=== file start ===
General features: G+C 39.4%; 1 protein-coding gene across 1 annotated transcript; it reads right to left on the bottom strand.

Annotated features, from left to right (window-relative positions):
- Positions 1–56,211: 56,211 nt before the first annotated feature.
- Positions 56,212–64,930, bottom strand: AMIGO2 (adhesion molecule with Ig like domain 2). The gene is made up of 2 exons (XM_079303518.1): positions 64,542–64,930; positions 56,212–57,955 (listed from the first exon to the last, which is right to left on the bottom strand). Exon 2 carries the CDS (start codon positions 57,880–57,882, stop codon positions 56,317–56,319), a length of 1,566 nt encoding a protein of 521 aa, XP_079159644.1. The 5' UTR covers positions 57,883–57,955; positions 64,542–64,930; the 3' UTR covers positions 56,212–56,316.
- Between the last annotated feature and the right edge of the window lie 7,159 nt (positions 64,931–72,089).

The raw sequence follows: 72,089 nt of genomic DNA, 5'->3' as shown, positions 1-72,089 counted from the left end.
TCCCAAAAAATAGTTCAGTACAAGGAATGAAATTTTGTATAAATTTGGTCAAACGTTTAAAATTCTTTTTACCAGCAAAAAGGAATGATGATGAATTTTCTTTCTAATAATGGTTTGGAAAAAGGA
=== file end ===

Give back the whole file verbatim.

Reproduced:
General features: G+C 39.4%; 1 protein-coding gene across 1 annotated transcript; it reads right to left on the bottom strand.

Annotated features, from left to right (window-relative positions):
- Positions 1–56,211: 56,211 nt before the first annotated feature.
- Positions 56,212–64,930, bottom strand: AMIGO2 (adhesion molecule with Ig like domain 2). The gene is made up of 2 exons (XM_079303518.1): positions 64,542–64,930; positions 56,212–57,955 (listed from the first exon to the last, which is right to left on the bottom strand). Exon 2 carries the CDS (start codon positions 57,880–57,882, stop codon positions 56,317–56,319), a length of 1,566 nt encoding a protein of 521 aa, XP_079159644.1. The 5' UTR covers positions 57,883–57,955; positions 64,542–64,930; the 3' UTR covers positions 56,212–56,316.
- Between the last annotated feature and the right edge of the window lie 7,159 nt (positions 64,931–72,089).

The raw sequence follows: 72,089 nt of genomic DNA, 5'->3' as shown, positions 1-72,089 counted from the left end.
TCCCAAAAAATAGTTCAGTACAAGGAATGAAATTTTGTATAAATTTGGTCAAACGTTTAAAATTCTTTTTACCAGCAAAAAGGAATGATGATGAATTTTCTTTCTAATAATGGTTTGGAAAAAGGA